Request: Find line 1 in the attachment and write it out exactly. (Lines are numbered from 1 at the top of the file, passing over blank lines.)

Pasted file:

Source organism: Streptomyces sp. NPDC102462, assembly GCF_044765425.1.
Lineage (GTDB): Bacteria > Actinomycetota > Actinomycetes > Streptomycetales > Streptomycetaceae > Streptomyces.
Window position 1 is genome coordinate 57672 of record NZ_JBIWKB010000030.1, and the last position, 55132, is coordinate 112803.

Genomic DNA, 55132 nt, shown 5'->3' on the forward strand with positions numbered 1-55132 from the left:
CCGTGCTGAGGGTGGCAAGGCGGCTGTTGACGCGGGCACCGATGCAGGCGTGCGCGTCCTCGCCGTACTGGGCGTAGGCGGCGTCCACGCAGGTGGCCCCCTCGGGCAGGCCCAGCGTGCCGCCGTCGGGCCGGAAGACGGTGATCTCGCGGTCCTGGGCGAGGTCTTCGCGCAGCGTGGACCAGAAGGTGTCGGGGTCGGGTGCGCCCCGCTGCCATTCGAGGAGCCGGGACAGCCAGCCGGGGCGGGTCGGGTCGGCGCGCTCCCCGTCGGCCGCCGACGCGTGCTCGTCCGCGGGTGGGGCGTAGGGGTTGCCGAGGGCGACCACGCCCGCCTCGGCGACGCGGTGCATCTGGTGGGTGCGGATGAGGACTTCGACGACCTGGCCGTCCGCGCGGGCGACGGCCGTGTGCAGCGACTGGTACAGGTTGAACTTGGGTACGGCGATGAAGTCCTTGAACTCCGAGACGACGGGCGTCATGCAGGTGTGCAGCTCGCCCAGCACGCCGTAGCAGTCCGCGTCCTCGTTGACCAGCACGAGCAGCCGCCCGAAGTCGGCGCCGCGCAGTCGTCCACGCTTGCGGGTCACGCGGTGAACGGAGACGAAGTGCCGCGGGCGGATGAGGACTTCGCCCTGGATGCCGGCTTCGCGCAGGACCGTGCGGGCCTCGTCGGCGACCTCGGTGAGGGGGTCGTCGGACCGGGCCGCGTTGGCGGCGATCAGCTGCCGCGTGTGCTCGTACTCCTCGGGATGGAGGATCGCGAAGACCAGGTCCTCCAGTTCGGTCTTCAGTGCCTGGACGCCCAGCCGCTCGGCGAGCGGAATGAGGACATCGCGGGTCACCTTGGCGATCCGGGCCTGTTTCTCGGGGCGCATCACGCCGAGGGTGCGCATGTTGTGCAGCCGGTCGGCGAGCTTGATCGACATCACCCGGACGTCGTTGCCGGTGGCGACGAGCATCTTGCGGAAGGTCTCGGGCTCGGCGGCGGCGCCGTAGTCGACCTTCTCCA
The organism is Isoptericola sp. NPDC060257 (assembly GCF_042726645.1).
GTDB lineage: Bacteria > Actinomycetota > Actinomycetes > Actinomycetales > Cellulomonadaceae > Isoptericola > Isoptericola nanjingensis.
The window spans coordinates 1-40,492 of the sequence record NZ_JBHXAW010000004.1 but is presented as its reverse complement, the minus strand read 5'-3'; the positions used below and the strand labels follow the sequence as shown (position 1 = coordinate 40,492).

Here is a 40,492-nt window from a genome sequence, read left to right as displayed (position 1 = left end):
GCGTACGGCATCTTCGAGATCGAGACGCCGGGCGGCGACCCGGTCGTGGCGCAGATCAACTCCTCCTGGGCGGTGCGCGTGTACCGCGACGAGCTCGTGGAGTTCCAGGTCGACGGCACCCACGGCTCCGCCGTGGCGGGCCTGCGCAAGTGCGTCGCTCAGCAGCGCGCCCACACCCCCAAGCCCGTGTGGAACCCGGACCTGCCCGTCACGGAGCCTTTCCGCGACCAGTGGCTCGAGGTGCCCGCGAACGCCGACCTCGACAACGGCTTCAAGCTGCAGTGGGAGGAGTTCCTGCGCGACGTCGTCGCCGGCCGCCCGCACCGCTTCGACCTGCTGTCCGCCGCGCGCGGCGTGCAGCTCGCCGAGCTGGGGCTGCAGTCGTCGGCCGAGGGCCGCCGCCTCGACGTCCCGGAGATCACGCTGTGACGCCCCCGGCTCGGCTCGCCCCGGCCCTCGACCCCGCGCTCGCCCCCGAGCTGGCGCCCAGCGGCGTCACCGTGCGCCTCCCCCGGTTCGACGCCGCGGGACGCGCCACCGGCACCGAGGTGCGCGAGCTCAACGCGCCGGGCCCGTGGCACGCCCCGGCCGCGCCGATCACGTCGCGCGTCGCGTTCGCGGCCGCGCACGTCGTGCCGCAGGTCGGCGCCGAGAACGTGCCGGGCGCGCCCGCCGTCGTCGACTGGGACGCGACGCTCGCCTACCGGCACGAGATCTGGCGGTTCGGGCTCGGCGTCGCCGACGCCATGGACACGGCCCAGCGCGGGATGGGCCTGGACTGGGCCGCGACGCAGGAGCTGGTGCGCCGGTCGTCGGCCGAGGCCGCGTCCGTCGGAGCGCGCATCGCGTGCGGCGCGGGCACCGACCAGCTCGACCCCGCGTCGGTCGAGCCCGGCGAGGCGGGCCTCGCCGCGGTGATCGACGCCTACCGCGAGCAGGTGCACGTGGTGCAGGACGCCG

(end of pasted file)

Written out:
Source organism: Streptomyces sp. NPDC102462, assembly GCF_044765425.1.